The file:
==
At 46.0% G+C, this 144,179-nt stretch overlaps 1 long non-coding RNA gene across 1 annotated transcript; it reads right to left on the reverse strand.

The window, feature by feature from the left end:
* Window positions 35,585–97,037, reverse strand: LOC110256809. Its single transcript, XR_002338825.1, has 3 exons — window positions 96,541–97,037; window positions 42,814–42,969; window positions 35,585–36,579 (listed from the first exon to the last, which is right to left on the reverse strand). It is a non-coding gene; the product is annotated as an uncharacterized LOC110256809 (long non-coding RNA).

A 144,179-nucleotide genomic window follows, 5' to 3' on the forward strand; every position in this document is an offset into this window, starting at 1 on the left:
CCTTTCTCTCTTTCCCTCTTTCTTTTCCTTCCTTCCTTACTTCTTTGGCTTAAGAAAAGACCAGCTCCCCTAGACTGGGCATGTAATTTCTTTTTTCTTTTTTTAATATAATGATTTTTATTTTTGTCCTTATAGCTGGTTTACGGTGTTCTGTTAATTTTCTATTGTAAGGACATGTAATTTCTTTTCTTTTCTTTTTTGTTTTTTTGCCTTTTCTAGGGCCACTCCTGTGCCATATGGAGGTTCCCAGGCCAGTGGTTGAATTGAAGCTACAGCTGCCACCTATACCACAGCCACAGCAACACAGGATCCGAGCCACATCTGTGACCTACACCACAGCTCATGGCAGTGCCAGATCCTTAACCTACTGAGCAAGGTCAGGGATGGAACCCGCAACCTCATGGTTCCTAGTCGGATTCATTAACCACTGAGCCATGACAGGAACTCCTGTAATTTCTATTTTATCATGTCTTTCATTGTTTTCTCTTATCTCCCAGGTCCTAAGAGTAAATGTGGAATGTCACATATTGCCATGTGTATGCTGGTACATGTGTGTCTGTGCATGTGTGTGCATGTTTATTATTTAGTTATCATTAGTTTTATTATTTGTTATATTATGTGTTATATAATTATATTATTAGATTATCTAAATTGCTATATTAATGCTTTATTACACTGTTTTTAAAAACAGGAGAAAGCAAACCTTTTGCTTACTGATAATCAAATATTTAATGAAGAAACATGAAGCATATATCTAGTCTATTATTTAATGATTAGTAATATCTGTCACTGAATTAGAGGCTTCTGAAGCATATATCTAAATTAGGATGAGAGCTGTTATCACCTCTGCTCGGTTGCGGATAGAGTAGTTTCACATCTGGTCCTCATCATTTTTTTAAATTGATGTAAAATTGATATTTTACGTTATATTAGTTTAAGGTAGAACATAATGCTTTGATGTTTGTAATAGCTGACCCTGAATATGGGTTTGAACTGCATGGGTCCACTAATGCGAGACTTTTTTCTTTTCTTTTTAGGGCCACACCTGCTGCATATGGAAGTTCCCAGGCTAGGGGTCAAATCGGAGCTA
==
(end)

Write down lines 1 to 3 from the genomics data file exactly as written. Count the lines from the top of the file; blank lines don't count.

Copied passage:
At 46.0% G+C, this 144,179-nt stretch overlaps 1 long non-coding RNA gene across 1 annotated transcript; it reads right to left on the reverse strand.

The window, feature by feature from the left end:
* Window positions 35,585–97,037, reverse strand: LOC110256809. Its single transcript, XR_002338825.1, has 3 exons — window positions 96,541–97,037; window positions 42,814–42,969; window positions 35,585–36,579 (listed from the first exon to the last, which is right to left on the reverse strand). It is a non-coding gene; the product is annotated as an uncharacterized LOC110256809 (long non-coding RNA).